Take texting, for instance: “I don't answer my phone,” Lambert admits. “I had to set a reminder and take my phone off ‘Do Not Disturb' for this phone call. So I think texting for sure is super powerful.”
As someone who also never answers her phone (admittedly, I'm on the younger side of the millennial generation-just before the cut-off and start of Gen Z) and read my text messages from businesses, including the veterinarian. I know this is something that's not only a tool veterinary practices are using, but it's effective.
“You can't argue with the open rates of a text message,” Lambert says. “It's almost always going to be 100%. People open text messages.”
And when a Gen Z client is actually in your clinic, there are little steps you can take that you might already be doing.
Any client is going to want to feel special, and they're going to want their pet to feel special as well: “Make them feel like their pet is Insta-famous and hype them up. It's worked well with clients so far, and this new generation is going to want it too. You need to really honor that bond that exists by making the owner feel as special as possible. Get cute pictures in the waiting room, post them on your own social page and tag the owner.”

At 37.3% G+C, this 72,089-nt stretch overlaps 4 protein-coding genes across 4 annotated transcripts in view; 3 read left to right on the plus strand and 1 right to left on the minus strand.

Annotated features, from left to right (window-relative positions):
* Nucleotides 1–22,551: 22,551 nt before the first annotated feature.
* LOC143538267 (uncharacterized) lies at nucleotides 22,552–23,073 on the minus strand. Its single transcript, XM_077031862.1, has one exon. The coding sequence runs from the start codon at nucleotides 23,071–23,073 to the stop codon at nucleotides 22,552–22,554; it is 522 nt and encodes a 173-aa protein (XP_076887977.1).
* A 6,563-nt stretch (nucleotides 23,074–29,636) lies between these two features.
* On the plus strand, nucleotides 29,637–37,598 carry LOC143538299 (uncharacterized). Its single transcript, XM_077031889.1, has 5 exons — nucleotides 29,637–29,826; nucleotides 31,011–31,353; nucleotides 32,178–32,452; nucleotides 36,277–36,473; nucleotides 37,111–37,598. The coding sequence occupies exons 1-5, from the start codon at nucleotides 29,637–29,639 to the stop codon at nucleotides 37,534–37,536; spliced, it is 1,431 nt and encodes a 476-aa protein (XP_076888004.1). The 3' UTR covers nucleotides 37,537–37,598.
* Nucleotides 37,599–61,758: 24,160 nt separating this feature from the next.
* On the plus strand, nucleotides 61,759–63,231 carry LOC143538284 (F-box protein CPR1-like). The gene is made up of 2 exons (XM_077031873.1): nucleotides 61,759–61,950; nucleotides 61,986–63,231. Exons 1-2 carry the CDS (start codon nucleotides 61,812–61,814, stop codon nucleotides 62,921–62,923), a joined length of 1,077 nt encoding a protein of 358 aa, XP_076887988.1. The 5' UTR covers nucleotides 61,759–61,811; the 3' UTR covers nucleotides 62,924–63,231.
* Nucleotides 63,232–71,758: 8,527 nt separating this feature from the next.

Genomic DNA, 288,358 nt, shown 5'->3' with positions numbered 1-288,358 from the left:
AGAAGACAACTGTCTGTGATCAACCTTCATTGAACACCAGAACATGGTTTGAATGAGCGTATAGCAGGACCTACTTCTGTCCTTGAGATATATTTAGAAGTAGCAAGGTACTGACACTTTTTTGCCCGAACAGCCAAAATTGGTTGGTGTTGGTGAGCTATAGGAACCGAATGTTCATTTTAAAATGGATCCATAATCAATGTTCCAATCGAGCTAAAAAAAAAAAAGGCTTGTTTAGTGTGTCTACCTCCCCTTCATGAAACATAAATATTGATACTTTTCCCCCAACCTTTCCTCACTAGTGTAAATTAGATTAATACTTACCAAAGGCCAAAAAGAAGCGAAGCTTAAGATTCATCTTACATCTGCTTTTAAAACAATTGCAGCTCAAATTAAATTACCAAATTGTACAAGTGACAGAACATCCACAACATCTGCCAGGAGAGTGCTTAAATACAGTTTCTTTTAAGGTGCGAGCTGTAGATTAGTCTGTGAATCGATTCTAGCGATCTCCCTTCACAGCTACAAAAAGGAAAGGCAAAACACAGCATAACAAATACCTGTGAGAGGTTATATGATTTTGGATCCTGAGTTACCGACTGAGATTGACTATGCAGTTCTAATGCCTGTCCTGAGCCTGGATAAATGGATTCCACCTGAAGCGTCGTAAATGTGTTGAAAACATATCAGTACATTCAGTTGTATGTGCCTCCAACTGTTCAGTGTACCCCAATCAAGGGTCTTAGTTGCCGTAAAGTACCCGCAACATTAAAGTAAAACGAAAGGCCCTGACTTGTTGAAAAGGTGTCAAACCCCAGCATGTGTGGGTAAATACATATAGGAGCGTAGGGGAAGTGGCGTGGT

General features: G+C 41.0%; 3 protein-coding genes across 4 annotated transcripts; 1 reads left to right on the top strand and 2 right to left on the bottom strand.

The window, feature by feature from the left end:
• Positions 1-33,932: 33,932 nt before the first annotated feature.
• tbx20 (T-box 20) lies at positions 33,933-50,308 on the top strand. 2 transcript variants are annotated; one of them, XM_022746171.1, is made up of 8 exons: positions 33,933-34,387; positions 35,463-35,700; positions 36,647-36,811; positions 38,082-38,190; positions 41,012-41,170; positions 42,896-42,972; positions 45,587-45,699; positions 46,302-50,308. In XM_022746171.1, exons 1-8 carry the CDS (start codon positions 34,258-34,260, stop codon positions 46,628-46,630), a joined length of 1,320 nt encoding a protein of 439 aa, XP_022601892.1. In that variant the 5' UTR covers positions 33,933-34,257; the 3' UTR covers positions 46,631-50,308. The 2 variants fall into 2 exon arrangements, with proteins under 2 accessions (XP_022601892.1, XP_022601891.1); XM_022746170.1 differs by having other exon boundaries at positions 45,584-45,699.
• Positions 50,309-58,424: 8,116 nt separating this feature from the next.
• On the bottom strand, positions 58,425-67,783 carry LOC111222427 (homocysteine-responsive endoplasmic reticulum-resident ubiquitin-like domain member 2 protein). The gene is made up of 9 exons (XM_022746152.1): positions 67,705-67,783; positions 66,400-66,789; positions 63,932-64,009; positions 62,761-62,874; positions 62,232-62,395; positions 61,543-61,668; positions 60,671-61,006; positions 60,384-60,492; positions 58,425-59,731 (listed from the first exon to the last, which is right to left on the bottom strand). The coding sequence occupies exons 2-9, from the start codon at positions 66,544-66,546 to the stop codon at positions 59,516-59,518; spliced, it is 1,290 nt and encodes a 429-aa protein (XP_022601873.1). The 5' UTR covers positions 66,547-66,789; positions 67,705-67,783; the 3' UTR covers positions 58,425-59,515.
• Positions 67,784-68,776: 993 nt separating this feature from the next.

When you take the vase away (yes, we're circling back to the beginning), you're left with a puddle and a pile of cut stems. It won't be pretty at first. But that's the glory of working with these new clients-they don't need or even want you to be a perfect picture at all times.
“I truly do think that the biggest thing here is making your internet presence about more than just your clinic,” Lambert says. “It needs to be something that includes your clients, patients and team members, so make something that's really community-driven with a lot of accounts that connect back together. So instead of just having a clinic account, let individual team members branch out and make a presence of their own and highlight the accounts of your clients and their pets. That way, it feels like a community, not just a veterinary practice."
“Listen,” Lambert says, “they're going to want what any veterinary client wants: they're going to want an authentic experience, if not just a little more personalized.”